My friend Carra constantly sends me things she thinks I should read. I know she’s trying to educate me, and that’s all right. A few days ago, she linked me to Virginia Woolf’s review, “The Modern Essay.” I’ll admit, I scanned it. I had an initial response that was different from Carra’s. I’m not arguing here against Carra’s—that would be surprisingly stupid. But I am using this incident as a way of saying something about the teaching of writing.
What a lovely piece of writing. Perhaps a bit overwritten. I wonder whether other readers sensed just a bit too much time spent on getting the right word, image, phrase, and rhythm (a shade ironic, given her objects of disaffection)? But I was reading closely enough to catch that she marked Max Beerbohm, and perhaps to a lesser extent, Walter Pater, as writers who managed through their writing to diminish the distance between themselves and their readers. Admittedly, Woolf’s examples of meaningless paragraphs may have been overweighted to ridicule overly-distanced discourse; nevertheless, Woolf makes her point: good writing diminishes the space between writers and readers. Bad writing is distorted by intermediating personas.
I am thinking about what this notion of distance has to do with how we teach writing in required writing classes. The distance between writers and reader is possibly in indirect proportion to one’s pleasure in writing and consequently related to the kinds of writing situations we construct in required writing classes. It's not too difficult to imagine why when we read so much of our students' writing that we complain, a complaint that is perhaps misdirected.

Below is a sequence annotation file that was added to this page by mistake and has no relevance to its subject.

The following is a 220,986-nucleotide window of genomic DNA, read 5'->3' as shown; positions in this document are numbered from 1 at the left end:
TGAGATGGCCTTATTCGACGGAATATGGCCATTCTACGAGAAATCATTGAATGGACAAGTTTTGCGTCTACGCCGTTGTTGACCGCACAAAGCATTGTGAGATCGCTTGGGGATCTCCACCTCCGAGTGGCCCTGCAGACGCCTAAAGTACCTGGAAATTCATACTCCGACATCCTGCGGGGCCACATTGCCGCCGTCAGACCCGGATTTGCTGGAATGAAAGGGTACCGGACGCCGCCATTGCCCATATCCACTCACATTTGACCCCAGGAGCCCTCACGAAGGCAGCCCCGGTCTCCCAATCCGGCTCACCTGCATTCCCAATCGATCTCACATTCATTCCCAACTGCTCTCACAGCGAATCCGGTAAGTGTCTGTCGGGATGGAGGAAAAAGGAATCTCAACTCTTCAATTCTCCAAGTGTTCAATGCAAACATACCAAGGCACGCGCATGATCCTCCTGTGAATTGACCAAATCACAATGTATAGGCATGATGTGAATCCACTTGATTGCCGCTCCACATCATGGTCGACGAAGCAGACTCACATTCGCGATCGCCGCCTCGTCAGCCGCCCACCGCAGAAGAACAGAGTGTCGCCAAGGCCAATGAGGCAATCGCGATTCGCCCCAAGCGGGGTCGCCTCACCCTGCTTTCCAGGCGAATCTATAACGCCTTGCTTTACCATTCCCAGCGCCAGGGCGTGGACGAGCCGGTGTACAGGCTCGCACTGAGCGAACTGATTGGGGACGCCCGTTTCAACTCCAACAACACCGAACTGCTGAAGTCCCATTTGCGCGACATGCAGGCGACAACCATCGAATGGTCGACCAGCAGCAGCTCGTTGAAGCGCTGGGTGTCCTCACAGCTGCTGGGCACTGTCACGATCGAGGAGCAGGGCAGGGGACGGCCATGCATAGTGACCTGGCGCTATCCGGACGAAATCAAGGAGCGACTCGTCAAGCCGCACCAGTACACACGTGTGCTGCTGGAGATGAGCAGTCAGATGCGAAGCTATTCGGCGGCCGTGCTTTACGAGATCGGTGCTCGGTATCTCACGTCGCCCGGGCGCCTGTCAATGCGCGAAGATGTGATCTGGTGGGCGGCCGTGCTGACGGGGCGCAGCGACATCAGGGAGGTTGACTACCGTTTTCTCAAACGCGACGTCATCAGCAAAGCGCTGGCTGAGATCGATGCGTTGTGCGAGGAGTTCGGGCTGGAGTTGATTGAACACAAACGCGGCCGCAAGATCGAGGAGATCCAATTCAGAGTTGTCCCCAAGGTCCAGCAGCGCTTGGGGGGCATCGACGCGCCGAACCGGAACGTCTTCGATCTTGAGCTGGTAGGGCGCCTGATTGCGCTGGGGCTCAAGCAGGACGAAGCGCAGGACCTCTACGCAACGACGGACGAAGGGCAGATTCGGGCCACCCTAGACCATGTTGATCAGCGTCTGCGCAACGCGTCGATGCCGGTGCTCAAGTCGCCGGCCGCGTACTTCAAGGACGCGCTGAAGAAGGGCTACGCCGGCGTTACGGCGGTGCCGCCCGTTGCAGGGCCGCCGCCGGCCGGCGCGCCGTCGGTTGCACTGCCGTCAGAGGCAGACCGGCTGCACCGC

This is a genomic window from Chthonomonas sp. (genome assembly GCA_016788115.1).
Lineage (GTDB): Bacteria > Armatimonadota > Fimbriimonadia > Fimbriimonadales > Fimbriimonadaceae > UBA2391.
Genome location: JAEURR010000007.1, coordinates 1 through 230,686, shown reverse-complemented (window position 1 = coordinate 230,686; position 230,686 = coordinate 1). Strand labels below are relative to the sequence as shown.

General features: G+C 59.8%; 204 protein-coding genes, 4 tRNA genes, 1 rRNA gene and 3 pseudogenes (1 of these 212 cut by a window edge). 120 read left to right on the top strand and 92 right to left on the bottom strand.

I have had the good sense before publishing this post to reread Woolf's essay--and I have to thank Carra for sending me there--and wonder that I had never read it. The first link below is to Woolf's paragraphs on Beerbohm--I want all of my student to read this. The second is to the essay, which if you haven't read, take some time, give yourself pleasure and read it more slowly than I did at first. An essay like this makes you wish for all the time in the world only to read what gives you pleasure and as slowly as possibly and reread again. I told Carra, I would hate to be on the receiving end of V.Woolf's sword. I think Pope said something about true satire severing the head from the body and leaving the body standing. Woolf leaves with few exceptions most bodies standing.Links: Woolf on Beerbohm
Woolf, The Modern Essay
Beerbohm, A Cloud of Pinafores
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